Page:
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Trade, Tastes, and Nutrition in India

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  • David Atkin

Abstract

This paper explores the causes and consequences of regional taste differences. I introduce habit formation into a standard general equilibrium model. Household tastes evolve over time to favor foods consumed as a child. Thus, locally abundant foods are preferred in every region, as they were relatively inexpensive in prior generations. These patterns alter the correspondence between price changes and nutrition. For example, neglecting this relationship between tastes and agro-climatic endowments overstates the short-run nutritional gains from agricultural trade liberalization, since preferred foods rise in price in every region. I examine the model's predictions using household survey data from many regions of India.

Suggested Citation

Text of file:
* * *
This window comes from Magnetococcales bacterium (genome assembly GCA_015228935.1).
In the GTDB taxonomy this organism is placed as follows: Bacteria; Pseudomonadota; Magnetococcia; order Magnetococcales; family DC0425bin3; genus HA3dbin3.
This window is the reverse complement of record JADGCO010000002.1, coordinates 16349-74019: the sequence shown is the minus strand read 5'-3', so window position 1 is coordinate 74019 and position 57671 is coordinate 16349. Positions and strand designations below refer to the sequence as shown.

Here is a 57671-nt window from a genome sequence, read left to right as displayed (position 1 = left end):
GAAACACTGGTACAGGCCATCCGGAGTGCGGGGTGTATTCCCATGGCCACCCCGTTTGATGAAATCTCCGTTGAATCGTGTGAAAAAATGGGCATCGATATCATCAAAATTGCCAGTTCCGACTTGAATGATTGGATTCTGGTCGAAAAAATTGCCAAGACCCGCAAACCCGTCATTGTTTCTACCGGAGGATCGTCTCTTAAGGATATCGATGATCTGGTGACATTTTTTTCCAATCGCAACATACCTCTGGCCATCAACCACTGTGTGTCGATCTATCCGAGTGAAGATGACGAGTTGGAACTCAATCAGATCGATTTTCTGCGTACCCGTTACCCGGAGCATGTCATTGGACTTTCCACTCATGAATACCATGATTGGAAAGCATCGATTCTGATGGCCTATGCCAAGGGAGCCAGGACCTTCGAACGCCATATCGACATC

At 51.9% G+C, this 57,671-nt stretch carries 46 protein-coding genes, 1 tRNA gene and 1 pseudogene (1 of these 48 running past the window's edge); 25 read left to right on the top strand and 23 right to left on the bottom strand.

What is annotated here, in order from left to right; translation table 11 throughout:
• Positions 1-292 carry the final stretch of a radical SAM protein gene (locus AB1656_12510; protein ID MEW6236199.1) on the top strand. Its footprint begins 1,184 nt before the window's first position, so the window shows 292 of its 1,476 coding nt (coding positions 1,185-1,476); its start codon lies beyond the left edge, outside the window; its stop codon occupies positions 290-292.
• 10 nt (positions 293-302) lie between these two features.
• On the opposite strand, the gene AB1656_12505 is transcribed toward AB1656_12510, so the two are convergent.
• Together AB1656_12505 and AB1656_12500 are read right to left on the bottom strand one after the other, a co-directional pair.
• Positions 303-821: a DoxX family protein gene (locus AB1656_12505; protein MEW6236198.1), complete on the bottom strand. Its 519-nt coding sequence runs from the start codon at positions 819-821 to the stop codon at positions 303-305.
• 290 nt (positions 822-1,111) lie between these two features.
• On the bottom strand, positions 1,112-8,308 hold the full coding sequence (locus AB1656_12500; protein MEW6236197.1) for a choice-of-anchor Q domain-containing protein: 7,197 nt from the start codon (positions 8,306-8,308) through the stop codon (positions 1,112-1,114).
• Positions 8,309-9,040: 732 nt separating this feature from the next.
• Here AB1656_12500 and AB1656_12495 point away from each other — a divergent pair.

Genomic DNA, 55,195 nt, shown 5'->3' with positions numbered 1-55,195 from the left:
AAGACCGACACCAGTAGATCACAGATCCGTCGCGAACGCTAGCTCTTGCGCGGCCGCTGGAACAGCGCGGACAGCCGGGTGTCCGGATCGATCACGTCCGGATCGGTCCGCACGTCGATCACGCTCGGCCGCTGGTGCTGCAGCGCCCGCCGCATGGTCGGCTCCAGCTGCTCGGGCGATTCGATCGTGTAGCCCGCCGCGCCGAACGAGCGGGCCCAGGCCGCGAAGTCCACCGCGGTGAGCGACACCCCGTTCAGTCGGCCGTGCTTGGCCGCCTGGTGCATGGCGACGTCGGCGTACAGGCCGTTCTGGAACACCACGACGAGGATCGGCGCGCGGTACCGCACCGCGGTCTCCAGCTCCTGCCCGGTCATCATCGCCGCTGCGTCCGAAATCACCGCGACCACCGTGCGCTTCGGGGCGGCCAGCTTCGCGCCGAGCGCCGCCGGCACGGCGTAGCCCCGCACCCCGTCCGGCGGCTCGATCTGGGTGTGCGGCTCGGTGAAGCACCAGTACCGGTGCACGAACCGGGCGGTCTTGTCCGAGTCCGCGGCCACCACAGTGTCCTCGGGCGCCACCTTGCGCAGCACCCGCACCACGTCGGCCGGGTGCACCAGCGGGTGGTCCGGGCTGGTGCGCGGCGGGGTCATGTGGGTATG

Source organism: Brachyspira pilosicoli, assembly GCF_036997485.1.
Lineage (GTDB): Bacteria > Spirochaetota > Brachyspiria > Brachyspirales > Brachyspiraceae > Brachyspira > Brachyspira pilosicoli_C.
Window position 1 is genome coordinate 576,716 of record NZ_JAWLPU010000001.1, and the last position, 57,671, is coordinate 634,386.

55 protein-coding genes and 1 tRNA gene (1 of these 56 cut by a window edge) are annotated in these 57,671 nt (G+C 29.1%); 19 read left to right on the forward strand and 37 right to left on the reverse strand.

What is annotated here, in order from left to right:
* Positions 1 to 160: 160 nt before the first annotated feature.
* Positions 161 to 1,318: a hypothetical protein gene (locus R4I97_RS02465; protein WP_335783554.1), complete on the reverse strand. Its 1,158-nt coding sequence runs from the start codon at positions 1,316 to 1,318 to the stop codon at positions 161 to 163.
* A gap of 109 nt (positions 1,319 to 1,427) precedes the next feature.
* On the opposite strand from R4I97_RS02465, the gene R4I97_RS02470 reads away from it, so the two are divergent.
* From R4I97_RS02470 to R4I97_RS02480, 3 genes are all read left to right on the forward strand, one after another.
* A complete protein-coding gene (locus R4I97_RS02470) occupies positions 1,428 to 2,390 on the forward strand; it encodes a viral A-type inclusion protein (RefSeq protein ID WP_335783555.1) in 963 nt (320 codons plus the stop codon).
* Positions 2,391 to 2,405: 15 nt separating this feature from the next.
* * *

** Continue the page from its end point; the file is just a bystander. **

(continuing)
• David Atkin, 2013. "Trade, Tastes, and Nutrition in India," American Economic Review, American Economic Association, vol. 103(5), pages 1629-1663, August.
  • Handle: RePEc:aea:aecrev:v:103:y:2013:i:5:p:1629-63
    Note: DOI: 10.1257/aer.103.5.1629
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    References listed on IDEAS

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    8. Prema-Chandra Athukorala, 2005. "Agricultural Trade Policy Reforms in India," South Asia Economic Journal, Institute of Policy Studies of Sri Lanka, vol. 6(1), pages 23-36, March.
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    More about this item

    JEL classification:

    • D12 - Microeconomics - - Household Behavior - - - Consumer Economics: Empirical Analysis
    • I12 - Health, Education, and Welfare - - Health - - - Health Behavior
    • O12 - Economic Development, Innovation, Technological Change, and Growth - - Economic Development - - - Microeconomic Analyses of Economic Development
    • O18 - Economic Development, Innovation, Technological Change, and Growth - - Economic Development - - - Urban, Rural, Regional, and Transportation Analysis; Housing; Infrastructure
    • R23 - Urban, Rural, Regional, Real Estate, and Transportation Economics - - Household Analysis - - - Regional Migration; Regional Labor Markets; Population

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